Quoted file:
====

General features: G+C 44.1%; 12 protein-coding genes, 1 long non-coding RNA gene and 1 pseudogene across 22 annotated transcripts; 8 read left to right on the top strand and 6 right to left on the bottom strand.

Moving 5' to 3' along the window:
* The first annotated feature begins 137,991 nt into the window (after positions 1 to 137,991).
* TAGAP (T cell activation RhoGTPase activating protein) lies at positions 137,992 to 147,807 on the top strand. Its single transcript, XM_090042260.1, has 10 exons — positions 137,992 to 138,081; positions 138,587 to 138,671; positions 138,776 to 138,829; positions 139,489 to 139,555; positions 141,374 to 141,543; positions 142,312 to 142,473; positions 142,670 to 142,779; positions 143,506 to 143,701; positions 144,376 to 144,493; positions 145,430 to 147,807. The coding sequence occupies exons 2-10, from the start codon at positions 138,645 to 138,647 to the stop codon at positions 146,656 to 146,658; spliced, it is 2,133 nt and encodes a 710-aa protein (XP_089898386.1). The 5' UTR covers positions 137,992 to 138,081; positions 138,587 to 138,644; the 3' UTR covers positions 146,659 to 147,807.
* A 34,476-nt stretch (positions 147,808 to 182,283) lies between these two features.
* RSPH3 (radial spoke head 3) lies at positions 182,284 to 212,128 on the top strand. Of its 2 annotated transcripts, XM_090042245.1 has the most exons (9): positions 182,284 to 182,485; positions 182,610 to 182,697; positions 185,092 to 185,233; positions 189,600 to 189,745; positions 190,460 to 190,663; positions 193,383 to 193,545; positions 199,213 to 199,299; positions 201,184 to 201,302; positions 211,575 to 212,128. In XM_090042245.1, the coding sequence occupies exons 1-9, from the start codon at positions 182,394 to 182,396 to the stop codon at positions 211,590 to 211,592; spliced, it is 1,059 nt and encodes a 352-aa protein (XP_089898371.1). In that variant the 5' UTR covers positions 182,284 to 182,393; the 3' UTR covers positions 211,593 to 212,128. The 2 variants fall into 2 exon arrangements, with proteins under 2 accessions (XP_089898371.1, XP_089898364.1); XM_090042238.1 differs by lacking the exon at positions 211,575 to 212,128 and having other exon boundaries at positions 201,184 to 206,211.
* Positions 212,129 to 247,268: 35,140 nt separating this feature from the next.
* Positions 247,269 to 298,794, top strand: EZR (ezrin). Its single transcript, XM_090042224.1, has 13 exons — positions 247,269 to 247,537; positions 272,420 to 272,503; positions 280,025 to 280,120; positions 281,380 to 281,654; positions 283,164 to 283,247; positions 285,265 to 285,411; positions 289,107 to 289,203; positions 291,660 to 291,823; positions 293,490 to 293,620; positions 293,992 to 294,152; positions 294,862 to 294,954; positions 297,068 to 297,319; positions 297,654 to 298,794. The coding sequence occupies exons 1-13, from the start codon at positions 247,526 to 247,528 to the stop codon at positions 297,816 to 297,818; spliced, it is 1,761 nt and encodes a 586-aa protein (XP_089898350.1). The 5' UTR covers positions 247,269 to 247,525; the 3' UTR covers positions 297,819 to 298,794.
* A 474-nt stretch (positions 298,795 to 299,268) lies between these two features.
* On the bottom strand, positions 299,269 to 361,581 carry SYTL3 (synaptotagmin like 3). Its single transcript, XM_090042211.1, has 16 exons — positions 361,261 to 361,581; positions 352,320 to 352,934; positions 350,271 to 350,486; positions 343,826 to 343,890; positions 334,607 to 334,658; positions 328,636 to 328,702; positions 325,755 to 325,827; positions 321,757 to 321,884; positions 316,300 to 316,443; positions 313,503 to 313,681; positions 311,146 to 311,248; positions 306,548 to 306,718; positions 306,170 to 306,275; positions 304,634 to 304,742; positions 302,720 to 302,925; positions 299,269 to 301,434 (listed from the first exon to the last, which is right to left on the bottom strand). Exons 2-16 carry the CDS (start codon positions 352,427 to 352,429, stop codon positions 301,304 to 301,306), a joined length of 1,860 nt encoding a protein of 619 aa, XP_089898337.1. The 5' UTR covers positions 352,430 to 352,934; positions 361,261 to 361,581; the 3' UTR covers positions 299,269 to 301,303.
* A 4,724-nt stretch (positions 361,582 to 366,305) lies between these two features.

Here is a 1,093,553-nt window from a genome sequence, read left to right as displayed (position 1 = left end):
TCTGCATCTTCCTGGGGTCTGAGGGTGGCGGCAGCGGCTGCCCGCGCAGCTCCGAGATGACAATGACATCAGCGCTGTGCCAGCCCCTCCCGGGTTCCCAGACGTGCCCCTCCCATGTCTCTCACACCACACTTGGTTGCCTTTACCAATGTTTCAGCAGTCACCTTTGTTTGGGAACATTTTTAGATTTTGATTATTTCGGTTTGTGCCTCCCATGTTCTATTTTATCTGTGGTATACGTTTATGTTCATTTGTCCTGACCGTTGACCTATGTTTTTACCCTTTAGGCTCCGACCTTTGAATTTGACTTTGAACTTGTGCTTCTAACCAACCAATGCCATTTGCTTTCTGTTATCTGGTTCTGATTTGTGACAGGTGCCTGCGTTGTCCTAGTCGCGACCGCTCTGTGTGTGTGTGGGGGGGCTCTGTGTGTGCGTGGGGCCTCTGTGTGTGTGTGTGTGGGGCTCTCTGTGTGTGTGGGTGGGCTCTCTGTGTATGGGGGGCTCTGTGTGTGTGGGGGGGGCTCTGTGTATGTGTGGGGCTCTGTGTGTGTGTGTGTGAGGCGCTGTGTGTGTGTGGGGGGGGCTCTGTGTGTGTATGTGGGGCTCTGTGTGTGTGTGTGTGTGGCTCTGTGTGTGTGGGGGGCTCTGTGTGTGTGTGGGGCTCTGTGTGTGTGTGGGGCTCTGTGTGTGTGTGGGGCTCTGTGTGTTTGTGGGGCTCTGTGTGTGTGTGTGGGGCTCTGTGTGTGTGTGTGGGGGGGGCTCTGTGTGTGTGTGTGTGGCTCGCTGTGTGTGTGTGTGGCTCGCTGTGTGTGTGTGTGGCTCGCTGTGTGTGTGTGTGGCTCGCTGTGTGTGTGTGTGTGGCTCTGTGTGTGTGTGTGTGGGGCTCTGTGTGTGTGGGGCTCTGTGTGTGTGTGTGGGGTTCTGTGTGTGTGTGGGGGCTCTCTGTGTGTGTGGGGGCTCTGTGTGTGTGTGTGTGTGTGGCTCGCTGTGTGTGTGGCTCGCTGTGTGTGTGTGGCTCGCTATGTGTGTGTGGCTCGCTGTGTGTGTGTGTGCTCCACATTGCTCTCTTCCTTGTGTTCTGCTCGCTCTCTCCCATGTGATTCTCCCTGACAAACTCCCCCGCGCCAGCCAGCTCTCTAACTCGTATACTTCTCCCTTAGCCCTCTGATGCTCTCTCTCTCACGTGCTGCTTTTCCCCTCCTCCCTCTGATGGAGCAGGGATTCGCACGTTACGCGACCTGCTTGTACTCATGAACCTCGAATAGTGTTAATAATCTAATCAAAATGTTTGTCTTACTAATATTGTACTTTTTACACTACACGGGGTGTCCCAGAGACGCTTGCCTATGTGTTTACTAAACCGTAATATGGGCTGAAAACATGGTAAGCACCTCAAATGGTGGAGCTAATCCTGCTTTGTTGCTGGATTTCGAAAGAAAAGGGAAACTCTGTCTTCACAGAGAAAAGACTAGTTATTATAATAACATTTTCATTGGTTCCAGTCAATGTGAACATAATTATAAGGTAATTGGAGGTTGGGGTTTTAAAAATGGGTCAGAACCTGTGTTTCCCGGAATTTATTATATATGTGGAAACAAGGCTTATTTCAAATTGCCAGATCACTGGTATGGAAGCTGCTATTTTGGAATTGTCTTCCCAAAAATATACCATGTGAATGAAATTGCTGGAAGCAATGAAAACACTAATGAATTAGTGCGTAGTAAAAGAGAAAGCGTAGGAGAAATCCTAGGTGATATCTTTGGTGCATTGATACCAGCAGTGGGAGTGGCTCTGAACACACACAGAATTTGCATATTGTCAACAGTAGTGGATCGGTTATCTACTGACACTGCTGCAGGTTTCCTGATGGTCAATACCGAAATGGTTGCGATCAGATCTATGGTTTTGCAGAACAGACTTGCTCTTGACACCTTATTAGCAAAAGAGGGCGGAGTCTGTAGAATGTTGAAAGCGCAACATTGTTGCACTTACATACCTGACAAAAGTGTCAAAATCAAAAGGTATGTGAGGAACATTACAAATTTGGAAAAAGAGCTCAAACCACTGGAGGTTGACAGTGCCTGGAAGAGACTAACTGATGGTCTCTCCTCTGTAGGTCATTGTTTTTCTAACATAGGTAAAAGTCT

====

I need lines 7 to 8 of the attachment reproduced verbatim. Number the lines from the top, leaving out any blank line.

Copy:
* Positions 212,129 to 247,268: 35,140 nt separating this feature from the next.
* Positions 247,269 to 298,794, top strand: EZR (ezrin). Its single transcript, XM_090042224.1, has 13 exons — positions 247,269 to 247,537; positions 272,420 to 272,503; positions 280,025 to 280,120; positions 281,380 to 281,654; positions 283,164 to 283,247; positions 285,265 to 285,411; positions 289,107 to 289,203; positions 291,660 to 291,823; positions 293,490 to 293,620; positions 293,992 to 294,152; positions 294,862 to 294,954; positions 297,068 to 297,319; positions 297,654 to 298,794. The coding sequence occupies exons 1-13, from the start codon at positions 247,526 to 247,528 to the stop codon at positions 297,816 to 297,818; spliced, it is 1,761 nt and encodes a 586-aa protein (XP_089898350.1). The 5' UTR covers positions 247,269 to 247,525; the 3' UTR covers positions 297,819 to 298,794.